# 13.3. Fitness Landscape¶

The function that maps from genotype to fitness is called a fitness landscape. In the landscape metaphor, each genotype corresponds to a location in an `N`-dimensional space, and fitness corresponds to the “height” of the landscape at that location.

In biological terms, the fitness landscape represents information about how the genotype of an organism is related to its physical form and capabilities, called its phenotype, and how the phenotype interacts with its environment.

In the real world, fitness landscapes are complicated, but we don’t need to build a realistic model. To induce evolution, we need some relationship between genotype and fitness, but it turns out that it can be any relationship. To demonstrate this point, we’ll use a totally random fitness landscape.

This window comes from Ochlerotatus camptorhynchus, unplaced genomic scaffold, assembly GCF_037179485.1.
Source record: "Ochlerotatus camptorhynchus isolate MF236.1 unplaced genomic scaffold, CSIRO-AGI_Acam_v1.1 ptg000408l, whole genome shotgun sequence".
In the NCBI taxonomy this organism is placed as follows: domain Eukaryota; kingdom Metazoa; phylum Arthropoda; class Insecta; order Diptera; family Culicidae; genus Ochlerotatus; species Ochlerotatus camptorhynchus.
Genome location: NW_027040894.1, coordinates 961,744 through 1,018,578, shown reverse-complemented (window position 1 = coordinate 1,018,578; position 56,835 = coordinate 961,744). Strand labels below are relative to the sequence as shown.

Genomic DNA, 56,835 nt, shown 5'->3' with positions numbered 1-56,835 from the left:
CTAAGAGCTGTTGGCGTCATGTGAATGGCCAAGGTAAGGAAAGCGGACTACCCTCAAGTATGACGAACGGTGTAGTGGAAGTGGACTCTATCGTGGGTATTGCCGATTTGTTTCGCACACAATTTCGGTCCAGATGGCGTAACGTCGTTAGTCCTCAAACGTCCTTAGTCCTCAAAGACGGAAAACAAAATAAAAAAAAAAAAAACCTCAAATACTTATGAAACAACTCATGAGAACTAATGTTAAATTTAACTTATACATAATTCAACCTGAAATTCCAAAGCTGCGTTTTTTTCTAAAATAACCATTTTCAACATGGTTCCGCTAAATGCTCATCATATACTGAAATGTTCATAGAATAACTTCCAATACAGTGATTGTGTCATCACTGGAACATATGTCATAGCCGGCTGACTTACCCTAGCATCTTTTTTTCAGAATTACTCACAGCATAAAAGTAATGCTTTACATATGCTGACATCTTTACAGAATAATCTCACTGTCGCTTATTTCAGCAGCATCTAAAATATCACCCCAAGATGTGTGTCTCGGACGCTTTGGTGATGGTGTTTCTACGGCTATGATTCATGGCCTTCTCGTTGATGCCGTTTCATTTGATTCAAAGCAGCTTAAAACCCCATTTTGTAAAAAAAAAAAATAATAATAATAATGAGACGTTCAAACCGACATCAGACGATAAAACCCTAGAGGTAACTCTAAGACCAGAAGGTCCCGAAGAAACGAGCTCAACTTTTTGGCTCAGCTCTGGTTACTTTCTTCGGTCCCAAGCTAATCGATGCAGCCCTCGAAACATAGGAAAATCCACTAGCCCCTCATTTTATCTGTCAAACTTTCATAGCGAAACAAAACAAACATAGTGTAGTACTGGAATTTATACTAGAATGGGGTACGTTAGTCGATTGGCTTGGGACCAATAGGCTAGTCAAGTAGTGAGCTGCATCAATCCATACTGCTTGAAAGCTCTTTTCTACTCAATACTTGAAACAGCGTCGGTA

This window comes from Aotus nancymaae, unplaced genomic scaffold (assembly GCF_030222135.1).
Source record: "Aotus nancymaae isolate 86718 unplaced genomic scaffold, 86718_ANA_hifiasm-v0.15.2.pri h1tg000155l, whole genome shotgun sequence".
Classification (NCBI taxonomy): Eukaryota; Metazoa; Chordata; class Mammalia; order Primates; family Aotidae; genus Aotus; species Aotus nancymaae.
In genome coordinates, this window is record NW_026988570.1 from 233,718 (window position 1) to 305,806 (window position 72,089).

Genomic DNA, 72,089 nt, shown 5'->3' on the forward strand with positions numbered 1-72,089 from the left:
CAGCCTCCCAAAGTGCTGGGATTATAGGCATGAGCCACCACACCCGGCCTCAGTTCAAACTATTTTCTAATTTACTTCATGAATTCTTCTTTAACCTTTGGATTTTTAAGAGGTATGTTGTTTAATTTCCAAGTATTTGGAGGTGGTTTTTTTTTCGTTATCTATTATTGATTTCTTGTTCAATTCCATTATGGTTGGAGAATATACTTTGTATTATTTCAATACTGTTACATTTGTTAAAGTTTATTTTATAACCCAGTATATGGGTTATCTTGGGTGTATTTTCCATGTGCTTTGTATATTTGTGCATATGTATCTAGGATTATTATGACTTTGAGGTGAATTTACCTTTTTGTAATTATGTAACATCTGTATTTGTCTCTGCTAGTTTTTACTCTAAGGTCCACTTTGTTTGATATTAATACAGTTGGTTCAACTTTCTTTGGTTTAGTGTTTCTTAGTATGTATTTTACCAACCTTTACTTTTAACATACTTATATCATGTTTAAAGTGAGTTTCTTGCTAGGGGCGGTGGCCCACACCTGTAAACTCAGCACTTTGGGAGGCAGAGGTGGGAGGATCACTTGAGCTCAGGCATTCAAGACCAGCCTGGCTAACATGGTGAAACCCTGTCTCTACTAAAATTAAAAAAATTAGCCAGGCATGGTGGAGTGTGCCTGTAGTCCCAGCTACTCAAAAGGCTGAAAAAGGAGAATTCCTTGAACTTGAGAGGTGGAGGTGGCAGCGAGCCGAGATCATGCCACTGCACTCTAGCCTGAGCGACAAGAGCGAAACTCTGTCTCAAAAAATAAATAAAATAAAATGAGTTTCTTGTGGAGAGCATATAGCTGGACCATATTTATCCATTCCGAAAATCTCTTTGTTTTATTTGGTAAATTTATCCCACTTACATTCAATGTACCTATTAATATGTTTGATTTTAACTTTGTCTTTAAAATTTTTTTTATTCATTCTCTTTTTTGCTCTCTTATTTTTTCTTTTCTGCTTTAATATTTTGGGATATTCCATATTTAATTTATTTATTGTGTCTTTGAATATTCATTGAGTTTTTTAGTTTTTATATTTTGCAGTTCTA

Here is the definition for a class that represents a fitness landscape:

```class FitnessLandscape:

def __init__(self, N):
self.N = N
self.one_values = np.random.random(N)
self.zero_values = np.random.random(N)

def fitness(self, loc):
fs = np.where(loc, self.one_values,
self.zero_values)
return fs.mean()
```

The genotype of an agent, which corresponds to its location in the fitness landscape, is represented by a NumPy array of zeros and ones called `loc`. The fitness of a given genotype is the mean of `N` fitness contributions, one for each element of `loc`.

To compute the fitness of a genotype, `FitnessLandscape` uses two arrays: `one_values`, which contains the fitness contributions of having a 1 in each element of `loc`, and `zero_values`, which contains the fitness contributions of having a 0.

The `fitness` method uses `np.where` to select a value from `one_values` where `loc` has a 1, and a value from `zero_values` where `loc` has a 0.

As an example, suppose `N=3` and

```one_values =  [0.1, 0.2, 0.3]
zero_values = [0.4, 0.7, 0.9]
```

In that case, the fitness of `loc = [0, 1, 0]` would be the mean of `[0.4, 0.2, 0.9]`, which is `0.5`.